One general and 38 military staff will be deployed to the joint centre from Turkish side to monitor truce in the region, Turkish Defence Minister Hulusi Akar says.

In this December 31, 2020 file photo, Turkish Defence Minister Hulusi Akar makes a speech as he attends a military ceremony in Baku, Azerbaijan.
In this December 31, 2020 file photo, Turkish Defence Minister Hulusi Akar makes a speech as he attends a military ceremony in Baku, Azerbaijan. (AA)

The Turkish defence minister has announced the completion of the construction of the Turkish-Russian joint monitoring centre in Upper Karabakh, saying it will become operational as of Saturday. 

Minister Hulusi Akar said on Friday that he has discussed matters of defence and security with his Azerbaijani counterpart Zakir Hasanov over the phone. 

Akar recalled a memorandum of understanding to set up a joint centre to monitor the peace deal on Azerbaijani territories liberated from Armenia's occupation was signed with his Russian counterpart Sergey Shoygu on November 11, 2020.

"The works on establishing the joint center has been completed. The joint center, where Turkish and Russian soldiers are to operate, will start its activities tomorrow," he said.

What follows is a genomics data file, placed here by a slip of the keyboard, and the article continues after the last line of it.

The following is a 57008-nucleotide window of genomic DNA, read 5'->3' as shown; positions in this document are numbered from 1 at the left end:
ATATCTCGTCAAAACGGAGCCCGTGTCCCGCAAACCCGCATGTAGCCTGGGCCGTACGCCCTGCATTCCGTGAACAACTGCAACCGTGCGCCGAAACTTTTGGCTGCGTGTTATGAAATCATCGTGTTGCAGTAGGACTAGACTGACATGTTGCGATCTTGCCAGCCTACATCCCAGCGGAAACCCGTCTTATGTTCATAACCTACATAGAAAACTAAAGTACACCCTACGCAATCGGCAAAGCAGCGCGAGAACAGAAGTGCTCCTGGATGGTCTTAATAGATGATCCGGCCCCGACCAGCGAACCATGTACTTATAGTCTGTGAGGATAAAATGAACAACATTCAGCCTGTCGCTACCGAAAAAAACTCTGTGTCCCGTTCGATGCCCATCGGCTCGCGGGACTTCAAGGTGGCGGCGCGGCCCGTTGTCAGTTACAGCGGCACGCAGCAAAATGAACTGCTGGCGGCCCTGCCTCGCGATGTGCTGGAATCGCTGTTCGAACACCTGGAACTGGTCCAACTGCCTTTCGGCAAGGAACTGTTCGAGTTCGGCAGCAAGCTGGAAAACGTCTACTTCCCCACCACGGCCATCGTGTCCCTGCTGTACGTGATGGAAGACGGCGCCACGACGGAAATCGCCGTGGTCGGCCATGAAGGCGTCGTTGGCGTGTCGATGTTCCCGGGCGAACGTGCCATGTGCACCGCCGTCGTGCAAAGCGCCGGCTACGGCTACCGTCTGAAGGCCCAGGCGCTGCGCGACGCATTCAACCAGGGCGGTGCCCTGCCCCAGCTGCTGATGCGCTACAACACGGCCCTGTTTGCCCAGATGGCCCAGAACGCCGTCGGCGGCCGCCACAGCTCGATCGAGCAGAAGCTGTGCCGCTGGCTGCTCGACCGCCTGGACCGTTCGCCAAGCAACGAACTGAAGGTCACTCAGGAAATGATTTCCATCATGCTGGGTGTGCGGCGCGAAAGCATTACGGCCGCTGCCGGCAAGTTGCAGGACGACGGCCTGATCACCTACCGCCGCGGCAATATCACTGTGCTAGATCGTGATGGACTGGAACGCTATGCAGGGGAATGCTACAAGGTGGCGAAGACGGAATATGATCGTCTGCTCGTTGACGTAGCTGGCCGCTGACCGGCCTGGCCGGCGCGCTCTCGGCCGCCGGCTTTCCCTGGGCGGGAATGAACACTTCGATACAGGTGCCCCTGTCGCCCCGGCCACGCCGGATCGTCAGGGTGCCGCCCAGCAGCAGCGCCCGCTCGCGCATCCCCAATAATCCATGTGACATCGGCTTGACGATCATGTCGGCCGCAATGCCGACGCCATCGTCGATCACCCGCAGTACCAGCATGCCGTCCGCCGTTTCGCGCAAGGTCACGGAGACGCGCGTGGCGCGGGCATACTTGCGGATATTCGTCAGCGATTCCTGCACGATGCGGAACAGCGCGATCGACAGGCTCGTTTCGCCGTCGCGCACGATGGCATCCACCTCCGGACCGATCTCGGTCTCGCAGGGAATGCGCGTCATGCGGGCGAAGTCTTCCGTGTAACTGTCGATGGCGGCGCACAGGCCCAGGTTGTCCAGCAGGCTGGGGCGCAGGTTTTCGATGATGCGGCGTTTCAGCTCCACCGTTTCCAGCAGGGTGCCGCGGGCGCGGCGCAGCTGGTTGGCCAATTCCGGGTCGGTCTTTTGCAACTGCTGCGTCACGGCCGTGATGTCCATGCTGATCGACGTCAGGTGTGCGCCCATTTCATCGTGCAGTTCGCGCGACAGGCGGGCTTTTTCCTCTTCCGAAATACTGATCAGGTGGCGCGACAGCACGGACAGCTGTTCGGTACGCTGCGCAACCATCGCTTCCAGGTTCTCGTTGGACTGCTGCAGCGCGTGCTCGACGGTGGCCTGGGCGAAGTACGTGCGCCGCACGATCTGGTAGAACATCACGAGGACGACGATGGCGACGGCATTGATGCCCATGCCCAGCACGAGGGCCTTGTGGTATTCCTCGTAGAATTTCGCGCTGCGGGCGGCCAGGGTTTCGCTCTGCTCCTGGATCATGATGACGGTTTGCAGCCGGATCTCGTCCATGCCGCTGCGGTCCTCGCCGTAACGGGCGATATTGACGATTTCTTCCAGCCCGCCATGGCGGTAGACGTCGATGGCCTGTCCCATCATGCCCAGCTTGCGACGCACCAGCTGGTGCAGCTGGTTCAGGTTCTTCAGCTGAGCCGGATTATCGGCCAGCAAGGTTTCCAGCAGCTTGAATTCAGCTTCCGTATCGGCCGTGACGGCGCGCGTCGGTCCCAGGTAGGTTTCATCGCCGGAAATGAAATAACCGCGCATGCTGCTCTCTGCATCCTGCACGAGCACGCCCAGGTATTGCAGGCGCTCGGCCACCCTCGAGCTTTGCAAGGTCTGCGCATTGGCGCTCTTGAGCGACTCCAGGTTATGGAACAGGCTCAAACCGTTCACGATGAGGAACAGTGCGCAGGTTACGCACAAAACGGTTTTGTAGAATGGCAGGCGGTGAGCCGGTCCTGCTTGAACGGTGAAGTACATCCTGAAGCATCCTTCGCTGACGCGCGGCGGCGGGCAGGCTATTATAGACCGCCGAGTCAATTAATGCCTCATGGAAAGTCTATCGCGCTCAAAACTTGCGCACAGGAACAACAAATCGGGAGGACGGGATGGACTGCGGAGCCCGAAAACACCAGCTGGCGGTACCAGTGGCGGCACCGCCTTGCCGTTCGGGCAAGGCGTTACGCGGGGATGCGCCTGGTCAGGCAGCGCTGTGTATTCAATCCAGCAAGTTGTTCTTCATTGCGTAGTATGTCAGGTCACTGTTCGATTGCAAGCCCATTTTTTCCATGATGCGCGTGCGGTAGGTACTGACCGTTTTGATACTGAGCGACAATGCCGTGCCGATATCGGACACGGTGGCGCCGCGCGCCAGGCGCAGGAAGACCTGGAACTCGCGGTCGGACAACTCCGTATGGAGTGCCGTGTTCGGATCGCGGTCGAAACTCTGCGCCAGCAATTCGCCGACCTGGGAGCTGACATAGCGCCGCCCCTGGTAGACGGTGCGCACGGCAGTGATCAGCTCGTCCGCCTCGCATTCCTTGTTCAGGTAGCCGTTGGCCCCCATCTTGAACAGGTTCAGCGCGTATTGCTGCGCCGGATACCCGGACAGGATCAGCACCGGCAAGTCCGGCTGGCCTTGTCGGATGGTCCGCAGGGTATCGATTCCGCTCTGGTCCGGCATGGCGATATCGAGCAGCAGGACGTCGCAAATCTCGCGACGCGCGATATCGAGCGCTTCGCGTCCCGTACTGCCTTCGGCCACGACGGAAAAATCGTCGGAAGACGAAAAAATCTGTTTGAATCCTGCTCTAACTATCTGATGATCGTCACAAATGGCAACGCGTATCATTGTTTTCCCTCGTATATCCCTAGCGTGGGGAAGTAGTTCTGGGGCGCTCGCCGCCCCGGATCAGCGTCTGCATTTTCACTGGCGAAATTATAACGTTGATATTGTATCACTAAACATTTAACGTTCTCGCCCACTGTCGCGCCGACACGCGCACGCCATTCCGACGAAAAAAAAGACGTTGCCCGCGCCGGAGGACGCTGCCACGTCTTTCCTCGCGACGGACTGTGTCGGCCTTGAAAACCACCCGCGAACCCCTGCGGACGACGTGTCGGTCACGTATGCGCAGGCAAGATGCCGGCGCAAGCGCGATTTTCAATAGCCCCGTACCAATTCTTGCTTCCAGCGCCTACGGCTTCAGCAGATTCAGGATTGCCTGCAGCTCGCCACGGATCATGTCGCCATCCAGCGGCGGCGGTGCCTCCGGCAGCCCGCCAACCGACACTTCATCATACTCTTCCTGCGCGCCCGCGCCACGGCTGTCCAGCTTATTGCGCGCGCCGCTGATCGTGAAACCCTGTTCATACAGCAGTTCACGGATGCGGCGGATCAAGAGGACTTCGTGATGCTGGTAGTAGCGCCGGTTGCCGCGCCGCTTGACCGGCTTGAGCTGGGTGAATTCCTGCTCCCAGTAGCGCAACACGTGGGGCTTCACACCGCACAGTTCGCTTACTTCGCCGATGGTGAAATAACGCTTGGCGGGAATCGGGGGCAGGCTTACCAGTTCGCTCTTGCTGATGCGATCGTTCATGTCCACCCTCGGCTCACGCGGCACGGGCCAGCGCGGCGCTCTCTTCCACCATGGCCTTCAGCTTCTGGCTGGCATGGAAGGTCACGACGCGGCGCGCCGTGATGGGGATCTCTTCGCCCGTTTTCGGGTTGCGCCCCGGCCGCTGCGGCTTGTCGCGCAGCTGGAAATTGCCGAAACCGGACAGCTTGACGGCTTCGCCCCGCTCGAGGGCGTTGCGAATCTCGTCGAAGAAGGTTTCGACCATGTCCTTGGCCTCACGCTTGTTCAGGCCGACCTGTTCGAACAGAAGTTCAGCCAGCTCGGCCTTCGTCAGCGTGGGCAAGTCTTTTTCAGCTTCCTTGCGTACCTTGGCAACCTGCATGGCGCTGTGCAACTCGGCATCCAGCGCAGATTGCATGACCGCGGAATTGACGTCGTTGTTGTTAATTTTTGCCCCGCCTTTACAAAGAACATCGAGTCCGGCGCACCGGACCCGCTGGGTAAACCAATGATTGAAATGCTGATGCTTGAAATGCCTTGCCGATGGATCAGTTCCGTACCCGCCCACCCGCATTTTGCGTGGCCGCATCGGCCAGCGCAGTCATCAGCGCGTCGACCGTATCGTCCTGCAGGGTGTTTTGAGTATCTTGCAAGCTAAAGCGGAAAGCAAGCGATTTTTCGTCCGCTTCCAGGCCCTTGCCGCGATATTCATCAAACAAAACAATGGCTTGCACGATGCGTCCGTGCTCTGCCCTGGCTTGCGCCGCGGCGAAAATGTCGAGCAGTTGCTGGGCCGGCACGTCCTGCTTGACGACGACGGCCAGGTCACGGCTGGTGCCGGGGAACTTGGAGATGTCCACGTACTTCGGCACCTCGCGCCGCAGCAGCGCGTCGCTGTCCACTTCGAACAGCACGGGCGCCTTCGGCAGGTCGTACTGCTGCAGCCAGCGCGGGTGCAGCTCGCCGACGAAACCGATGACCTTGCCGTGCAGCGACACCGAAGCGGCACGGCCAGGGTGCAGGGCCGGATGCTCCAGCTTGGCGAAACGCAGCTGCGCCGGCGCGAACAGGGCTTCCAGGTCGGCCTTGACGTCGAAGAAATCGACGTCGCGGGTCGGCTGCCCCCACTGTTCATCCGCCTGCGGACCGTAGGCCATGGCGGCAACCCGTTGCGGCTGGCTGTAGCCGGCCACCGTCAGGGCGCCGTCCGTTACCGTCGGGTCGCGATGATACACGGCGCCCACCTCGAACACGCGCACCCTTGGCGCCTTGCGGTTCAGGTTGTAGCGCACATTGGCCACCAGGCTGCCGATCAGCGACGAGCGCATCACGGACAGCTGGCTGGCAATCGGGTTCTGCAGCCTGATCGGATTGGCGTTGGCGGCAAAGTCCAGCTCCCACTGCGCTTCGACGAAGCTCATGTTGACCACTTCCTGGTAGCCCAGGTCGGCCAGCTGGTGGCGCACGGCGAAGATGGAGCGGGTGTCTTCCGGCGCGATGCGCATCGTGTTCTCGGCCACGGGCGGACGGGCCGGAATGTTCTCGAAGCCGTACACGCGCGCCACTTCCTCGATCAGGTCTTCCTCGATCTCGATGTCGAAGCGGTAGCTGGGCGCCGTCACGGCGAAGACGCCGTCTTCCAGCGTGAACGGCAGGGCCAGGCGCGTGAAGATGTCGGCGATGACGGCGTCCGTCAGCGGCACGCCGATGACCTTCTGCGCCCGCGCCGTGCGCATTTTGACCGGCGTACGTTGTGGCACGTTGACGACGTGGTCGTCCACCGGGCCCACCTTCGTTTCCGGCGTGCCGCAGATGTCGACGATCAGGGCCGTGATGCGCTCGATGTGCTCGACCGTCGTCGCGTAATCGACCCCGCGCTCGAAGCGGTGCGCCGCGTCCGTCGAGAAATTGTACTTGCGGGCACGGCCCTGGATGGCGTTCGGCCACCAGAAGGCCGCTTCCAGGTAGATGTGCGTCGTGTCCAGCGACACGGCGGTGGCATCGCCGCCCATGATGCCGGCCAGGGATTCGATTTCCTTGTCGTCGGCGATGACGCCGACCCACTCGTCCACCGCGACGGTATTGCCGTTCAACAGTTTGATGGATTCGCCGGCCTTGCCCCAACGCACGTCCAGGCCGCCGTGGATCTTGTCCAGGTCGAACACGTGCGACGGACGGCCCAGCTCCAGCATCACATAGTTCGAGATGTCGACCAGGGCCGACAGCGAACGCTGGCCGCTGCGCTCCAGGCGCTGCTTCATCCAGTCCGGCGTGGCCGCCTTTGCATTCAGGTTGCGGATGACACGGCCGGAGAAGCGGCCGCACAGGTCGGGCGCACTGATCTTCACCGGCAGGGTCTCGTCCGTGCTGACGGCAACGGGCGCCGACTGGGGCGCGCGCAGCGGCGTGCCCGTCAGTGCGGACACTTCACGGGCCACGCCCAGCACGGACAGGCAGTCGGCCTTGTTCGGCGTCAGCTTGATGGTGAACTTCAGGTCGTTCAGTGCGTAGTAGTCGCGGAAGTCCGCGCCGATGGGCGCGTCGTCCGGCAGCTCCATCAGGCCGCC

Noting that the latest developments were discussed with Hasanov, Akar said, "We believe that the joint centre, where one general and 38 of our staff are to operate, will make great contributions to the continuity of the ceasefire and to ensuring peace and stability in the region."

Akar vowed to continue to defend the rights of Azerbaijani people, and said, "We [Turkey] have sided with our Azerbaijani brothers/sisters in line with the concept of one nation and two states, and we will continue to do so."

READ MORE: Azerbaijan must seek a solution for Russian troops on its territory

End of decades-long Armenian occupation

Relations between the former Soviet republics of Armenia and Azerbaijan have been tense since 1991, when the Armenian military occupied Nagorno-Karabakh, internationally recognised as Azerbaijani territory, and seven adjacent regions.

When new clashes erupted on September 27, 2020, the Armenian army launched attacks on civilians and Azerbaijani forces and violated several humanitarian ceasefire agreements.

During the 44-day conflict, Azerbaijan liberated several cities and nearly 300 settlements and villages from the nearly three-decade-long occupation.

Despite the November 10 deal ending the conflict, the Armenian army several times violated the agreement and killed several Azerbaijani soldiers and a civilian, according to the Azerbaijani Defence Ministry.

The truce is seen as a victory for Azerbaijan and a defeat for Armenia, whose armed forces have been withdrawing in line with the agreement.

READ MORE: Victors of the Karabakh war: Azerbaijan, Russia and Turkey

Source: AA